Official Comet Hunting Guide
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Basics (via NASA)
LASCO C3 Transits
STEREO L4/L5 Campaign
STEREO JAVA Orbit Tool
C2/C3 Comet Tracks
NASA Citizen Science
SOHO Real-Time Images
Comet McNaught in 2007
15-years of SOHO Comets
The Kreutz group of sungrazing cometsSungrazing comets have been observed for many hundreds of years. In the late 1880's and early 1890's, Heinrich Kreutz studied the possible sungrazing comets which had been observed until then and determined that some were sungrazers and some were not. He also found that those which were indeed sungrazers all followed the same orbit. That is, they were all fragments of a single comet which had broken up. It is probable that the original comet, and its fragments, have broken up repeatedly as they orbit the sun with a period of about 800 years. In honor of his work, this group of comets is named the Kreutz sungrazers.
As far as I know, there is no definition of a sungrazing comet. Also,
no comets have ever been seen to hit the solar surface called the
photosphere. No asteroids have been seen to hit the sun either. The
Kreutz sungrazers come within about 50,000 km (perihelion distance of
0.005 AU) of the solar surface. Thus, sungrazing comets just pass
through the solar atmosphere. For that matter, all known comets pass
through the sun's atmosphere, because the sun's atmosphere -- the corona --
extends way, way beyond Pluto. (We don't yet know where the corona
ends, but we may actually know in just a few years. One of the Voyager
spacecraft will get to the boundary eventually!) We only know about a
comet when it becomes active. The reason a comet becomes active is
because it is heated by the Sun. The distinct tails form because of
the influence of the Sun, by radiation and by the solar wind.
Sungrazing comets have been observed possibly as far back as the year -371. Brian Marsden has speculated that a comet seen by Aristotle and Ephorus may be a Kreutz sungrazer. Cool, huh?! However, until 1979, only about 9 sungrazing comets had been seen, all from the ground.
Then, beginning in 1979, space based observatories began to detect sungrazing comets. These observatories are instruments known as coronagraphs. A coronagraph is designed to look at the solar atmosphere. In order to do that, an artificial eclipse is created by occulting (blocking out) the bright disk of the sun.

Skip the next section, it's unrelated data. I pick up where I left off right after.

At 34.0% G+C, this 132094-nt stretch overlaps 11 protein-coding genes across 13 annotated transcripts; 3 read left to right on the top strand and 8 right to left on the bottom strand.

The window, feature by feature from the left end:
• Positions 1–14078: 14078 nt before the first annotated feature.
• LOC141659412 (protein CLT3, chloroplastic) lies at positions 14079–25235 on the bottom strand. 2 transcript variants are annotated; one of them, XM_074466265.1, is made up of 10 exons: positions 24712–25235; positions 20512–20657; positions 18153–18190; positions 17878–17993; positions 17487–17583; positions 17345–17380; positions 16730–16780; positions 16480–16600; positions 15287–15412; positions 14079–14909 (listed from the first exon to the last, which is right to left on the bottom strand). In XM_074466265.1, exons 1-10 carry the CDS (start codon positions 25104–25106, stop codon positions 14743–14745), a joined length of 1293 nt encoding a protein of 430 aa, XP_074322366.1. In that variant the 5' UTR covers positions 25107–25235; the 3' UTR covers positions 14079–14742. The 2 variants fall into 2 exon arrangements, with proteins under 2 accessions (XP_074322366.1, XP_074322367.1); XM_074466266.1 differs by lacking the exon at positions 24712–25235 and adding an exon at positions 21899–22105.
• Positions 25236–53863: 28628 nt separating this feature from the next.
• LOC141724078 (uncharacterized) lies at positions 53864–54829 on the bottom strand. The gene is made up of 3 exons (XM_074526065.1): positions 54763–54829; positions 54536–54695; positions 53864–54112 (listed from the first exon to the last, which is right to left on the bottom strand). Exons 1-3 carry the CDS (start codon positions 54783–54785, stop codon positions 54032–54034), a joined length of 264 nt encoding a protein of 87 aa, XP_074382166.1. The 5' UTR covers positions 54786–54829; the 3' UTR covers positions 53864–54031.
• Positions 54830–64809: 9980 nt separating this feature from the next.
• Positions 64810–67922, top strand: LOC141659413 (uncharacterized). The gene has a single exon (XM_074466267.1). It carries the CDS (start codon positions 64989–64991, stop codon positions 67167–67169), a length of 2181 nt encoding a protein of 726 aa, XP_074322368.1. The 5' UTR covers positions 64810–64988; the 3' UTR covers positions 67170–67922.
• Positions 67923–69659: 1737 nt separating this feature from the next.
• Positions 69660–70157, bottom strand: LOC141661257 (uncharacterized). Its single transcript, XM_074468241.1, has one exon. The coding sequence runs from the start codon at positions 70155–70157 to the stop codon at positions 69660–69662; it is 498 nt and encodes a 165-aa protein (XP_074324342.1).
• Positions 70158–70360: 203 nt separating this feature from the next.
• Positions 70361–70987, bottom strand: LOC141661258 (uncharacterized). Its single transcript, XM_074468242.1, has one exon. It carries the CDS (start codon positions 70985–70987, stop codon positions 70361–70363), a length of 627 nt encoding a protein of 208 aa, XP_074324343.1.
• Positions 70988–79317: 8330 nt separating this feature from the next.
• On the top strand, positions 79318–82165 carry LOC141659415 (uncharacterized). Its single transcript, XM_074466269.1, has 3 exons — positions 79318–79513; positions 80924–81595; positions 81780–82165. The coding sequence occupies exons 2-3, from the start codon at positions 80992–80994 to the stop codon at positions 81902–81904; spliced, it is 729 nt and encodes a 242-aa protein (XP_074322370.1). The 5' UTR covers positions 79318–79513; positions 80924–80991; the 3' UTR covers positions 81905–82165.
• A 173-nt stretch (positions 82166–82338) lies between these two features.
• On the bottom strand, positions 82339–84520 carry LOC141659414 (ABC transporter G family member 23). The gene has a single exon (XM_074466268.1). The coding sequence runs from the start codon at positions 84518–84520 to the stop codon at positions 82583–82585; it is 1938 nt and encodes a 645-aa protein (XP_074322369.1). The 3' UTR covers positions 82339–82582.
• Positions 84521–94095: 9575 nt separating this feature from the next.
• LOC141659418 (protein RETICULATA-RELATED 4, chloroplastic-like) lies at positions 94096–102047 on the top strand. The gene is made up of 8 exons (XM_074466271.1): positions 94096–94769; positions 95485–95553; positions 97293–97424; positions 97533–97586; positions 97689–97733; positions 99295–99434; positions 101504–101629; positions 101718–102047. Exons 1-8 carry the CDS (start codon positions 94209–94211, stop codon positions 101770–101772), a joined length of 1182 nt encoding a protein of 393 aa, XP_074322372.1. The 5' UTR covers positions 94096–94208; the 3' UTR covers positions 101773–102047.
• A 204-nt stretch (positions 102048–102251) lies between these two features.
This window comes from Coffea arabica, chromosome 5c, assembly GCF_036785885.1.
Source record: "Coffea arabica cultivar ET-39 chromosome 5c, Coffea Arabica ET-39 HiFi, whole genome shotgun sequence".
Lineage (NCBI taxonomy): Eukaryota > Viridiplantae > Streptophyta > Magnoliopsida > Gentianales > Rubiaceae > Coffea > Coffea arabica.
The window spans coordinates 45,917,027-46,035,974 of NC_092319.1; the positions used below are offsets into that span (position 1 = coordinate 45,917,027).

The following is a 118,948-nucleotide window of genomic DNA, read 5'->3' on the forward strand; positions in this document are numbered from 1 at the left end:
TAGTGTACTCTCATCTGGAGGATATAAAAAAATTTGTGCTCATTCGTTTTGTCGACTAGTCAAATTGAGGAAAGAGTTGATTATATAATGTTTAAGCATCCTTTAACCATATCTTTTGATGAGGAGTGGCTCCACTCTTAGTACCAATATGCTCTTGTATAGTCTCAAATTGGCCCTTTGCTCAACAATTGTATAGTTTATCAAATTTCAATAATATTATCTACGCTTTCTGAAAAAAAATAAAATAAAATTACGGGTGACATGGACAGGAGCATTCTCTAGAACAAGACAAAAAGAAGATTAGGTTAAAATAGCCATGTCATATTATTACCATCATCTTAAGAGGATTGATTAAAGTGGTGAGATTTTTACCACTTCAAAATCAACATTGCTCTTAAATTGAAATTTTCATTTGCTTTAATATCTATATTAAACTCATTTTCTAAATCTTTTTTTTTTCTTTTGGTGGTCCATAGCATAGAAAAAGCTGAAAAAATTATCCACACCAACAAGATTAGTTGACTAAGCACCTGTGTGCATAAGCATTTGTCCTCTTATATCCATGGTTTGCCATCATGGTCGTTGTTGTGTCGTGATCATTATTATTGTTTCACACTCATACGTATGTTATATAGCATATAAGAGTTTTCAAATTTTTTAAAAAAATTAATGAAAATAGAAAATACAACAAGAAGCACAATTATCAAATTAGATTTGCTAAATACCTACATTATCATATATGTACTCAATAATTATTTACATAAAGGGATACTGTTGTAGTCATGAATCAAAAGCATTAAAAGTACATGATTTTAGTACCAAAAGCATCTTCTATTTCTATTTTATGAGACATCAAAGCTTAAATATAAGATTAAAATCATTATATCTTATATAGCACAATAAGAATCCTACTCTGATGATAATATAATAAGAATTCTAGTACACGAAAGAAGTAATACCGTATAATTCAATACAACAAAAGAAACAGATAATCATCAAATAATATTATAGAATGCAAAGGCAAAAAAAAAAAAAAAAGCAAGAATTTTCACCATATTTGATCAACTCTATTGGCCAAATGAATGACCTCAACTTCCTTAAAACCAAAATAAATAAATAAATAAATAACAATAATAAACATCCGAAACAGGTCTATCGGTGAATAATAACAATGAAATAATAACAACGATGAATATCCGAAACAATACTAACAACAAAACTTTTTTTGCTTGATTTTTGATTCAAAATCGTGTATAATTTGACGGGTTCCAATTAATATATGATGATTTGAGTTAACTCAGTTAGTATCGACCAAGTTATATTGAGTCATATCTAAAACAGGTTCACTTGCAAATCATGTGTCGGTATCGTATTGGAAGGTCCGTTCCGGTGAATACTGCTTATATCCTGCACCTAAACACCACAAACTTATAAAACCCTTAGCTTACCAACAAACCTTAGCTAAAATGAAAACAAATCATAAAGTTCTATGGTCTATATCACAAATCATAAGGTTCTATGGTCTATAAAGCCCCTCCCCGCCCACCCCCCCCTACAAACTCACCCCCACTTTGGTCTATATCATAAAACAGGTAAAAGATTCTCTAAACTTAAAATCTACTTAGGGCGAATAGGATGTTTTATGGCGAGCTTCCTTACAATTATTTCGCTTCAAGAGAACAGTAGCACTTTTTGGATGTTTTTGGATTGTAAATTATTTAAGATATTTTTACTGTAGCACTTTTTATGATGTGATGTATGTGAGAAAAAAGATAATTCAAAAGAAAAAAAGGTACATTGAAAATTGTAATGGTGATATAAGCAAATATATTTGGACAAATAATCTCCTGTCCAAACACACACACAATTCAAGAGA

The SOLWIND instrument on the P78-1 satellite discovered 6 sungrazers between 1979 and 1984. You may remember the P78-1 satellite because it was actually destroyed, on purpose, from the ground in a US military exercise. It was a satellite which had lived out its scientifically useful life anyway.
The CP coronagraph on the Solar Maximum Mission (SMM) discovered 10 sungrazing comets between 1987 and 1989. SMM also observed the comet discovered by SOLWIND in 1984. You may remember the SMM satellite because it was retrieved by the Space Shuttle in 1984, repaired in space, and returned to orbit. That was the first time the shuttle had ever retrieved an object in space, so it was also the first time a satellite had been repaired in space.
SOHO's cometsThere is a new coronagraph (actually 3 in 1) instrument up in space right now. It is the Large Angle Spectrometric Coronagraph (LASCO) on the Solar and Heliospheric Observatory (SOHO) satellite. Since the turn on of the LASCO instrument on December 30, 1995 we have discovered over 1100 new comets, of which over 900 belong to the Kreutz sungrazing group. The majority of the remaining comets belong to four new groups -- the Meyer, Marsden, and Kracht I and II groups -- that were declared based solely on LASCO comet observations. (The KrachtII group is only tentatively declared a separate group, as it currently contains just three members.) Kreutz comets approach the Sun 10x closer than comets from the four new groups. You can find some images and movies of SOHO comets here.